Military Justice Act 2016: Victim Rights

Thursday, November 29, 2018

What is it?

The Military Justice Act of 2016 (MJA 16) is designed to improve the military justice system by enhancing its efficiency and effectiveness while sustaining good order and discipline. MJA 16 will go into effect on Jan.1, 2019,and contains several changes of significant importance to eligible patrons of the Army Sexual Harassment/Assault Response and Prevention (SHARP) Program. Those changes include enactment of Article 6B, Victim Rights.

Changes to Article 6B enhances Victim Rights during Article 32 hearings. A victim’s prior sexual behavior or sexual predisposition will not be admissible at a preliminary hearing, except under very narrow circumstances. Once it goes into effect, the MJA16 will afford victims the opportunity to provide additional information they believe is relevant to the convening authority’s (CA) disposition of charges and specifications. A victim will have 24 hours after the completion of the Article 32 hearing to provide the CA the supplementary information.

Article 6B will make the process simpler for someone to assume the rights of the victim (e.g., legal guardians of the victim, representatives of the victim’s estate, Family members, or any other person designated suitable by Military Justice in the case for victims under the age of 18, or who are incompetent, incapacitated, or deceased). The MJA 16 also ensures a victim receives a copy of the Statement of Trial Results and Entry of Judgment at the conclusion of any court-martial, and permits a victim to request a copy of the record of trial.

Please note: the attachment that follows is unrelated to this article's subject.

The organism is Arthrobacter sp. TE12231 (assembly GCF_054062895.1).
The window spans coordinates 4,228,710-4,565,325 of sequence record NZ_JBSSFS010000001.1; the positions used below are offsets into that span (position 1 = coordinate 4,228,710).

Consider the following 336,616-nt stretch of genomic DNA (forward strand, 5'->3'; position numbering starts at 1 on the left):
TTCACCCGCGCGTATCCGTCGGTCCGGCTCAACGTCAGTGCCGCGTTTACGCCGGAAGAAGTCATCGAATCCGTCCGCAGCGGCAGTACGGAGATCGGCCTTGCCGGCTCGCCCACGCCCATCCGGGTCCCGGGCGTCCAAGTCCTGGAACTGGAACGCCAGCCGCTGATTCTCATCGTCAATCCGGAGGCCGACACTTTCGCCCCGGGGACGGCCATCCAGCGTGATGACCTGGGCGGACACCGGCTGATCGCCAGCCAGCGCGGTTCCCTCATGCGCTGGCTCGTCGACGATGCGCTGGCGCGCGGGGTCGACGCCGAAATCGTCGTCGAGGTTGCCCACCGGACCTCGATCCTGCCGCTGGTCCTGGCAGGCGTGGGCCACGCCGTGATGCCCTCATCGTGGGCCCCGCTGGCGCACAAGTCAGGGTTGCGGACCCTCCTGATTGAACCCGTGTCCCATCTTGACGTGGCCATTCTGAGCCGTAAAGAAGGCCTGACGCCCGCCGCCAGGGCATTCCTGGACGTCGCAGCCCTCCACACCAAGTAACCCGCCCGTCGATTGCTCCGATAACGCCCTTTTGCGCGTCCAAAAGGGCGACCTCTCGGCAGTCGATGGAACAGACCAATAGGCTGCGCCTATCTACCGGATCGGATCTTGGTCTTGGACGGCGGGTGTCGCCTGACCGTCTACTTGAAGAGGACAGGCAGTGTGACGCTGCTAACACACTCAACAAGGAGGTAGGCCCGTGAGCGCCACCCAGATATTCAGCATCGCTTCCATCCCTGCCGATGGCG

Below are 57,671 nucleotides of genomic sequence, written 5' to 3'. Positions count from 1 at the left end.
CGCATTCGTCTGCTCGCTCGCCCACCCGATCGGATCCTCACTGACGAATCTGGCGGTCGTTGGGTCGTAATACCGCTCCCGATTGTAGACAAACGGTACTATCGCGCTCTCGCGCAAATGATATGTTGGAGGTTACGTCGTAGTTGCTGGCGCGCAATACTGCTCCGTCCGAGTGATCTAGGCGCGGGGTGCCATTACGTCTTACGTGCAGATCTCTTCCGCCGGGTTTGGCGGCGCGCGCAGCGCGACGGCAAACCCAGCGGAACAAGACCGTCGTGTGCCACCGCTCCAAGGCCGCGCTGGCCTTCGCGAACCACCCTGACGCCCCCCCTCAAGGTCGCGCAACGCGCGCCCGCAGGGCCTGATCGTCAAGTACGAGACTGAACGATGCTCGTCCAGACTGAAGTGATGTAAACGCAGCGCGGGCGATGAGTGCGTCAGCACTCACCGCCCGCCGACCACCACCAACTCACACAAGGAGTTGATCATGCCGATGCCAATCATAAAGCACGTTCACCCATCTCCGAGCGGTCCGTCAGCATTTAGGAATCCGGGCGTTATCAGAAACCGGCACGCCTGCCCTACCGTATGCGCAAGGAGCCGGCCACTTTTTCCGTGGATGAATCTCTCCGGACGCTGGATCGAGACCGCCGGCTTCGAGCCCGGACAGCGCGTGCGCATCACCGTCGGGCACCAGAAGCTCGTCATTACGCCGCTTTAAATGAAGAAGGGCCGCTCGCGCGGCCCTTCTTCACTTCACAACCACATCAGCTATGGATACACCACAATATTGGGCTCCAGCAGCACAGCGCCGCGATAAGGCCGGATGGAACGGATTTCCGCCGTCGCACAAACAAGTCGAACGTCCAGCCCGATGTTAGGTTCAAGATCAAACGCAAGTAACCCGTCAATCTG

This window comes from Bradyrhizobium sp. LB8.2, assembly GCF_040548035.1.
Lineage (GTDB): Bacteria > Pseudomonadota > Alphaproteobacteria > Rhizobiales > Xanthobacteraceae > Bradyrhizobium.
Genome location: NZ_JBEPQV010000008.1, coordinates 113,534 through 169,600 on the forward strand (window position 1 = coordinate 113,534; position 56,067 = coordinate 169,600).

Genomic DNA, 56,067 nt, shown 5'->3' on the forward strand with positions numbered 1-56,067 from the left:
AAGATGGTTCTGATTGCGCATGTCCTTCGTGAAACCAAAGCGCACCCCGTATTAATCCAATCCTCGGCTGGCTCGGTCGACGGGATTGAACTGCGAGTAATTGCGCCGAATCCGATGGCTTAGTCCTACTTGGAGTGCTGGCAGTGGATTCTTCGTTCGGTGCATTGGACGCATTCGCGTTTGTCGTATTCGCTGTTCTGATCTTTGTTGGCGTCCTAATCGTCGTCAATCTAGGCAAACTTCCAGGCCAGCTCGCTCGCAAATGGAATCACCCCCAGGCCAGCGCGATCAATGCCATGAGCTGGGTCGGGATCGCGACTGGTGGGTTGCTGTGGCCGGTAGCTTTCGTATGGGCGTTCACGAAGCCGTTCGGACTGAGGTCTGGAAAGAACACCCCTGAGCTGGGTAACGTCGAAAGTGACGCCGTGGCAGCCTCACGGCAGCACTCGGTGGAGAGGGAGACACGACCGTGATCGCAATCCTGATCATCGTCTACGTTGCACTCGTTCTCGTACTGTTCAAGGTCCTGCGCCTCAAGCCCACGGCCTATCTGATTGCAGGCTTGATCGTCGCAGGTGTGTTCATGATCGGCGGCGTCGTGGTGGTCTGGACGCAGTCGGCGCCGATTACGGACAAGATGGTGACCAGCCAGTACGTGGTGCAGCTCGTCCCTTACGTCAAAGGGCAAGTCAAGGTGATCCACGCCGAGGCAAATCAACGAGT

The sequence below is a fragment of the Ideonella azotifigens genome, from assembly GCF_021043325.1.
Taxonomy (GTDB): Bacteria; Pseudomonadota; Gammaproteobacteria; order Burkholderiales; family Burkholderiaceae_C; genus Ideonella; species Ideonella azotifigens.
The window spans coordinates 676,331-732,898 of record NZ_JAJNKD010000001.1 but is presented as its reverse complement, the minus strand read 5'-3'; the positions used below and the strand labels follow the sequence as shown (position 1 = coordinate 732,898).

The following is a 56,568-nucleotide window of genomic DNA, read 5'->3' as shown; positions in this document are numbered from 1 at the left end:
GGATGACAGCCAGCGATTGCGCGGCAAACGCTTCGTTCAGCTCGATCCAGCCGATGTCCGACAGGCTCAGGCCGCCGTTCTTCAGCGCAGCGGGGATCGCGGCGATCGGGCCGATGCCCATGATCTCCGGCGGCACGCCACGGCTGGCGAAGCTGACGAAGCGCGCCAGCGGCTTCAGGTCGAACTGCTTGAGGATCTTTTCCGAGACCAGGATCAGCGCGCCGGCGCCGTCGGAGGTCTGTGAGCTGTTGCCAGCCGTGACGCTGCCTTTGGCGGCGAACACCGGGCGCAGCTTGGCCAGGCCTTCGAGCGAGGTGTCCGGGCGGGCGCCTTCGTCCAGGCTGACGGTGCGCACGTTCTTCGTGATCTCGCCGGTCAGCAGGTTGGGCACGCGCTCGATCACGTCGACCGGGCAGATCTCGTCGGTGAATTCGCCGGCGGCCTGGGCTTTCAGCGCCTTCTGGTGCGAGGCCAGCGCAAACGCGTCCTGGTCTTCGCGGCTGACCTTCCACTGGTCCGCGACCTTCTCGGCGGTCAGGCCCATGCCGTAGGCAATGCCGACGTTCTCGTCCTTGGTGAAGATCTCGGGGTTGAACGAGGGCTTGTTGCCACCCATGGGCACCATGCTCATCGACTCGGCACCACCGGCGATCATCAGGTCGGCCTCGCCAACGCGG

What are the current and past efforts of the Army?

The Army SHARP Academy, for full-time SHARP professionals, is responsible for advising sexual assault victim of their rights. This academy, located at Fort Leavenworth, Kansas, is updating SHARP curriculum in fiscal year 2019 to highlight the impending MJA 16 changes.

Additionally, the Office of the Judge Advocate General has updated its curriculum to ensure Staff Judge Advocates are aware of the new provisions in Article 6B and can better service sexual assault victims.

What continued efforts does the Army have planned?

The Army will continue to focus on ensuring command teams have the resources to effectively execute the SHARP program. These resources include innovative and progressive training and education, and credentialed SHARP personnel to assist in their prevention and response efforts.

Why is this important to the Army?

Prevention of sexual assault/harassment is the primary focus of the Army SHARP Program. If incidents do occur, the Army wants to ensure victims receive exemplary support and victim advocacy services. Implementation of Article 6B is reflective of the continual improvement Army Senior Leaders expect when it comes to execution of the Army SHARP program.


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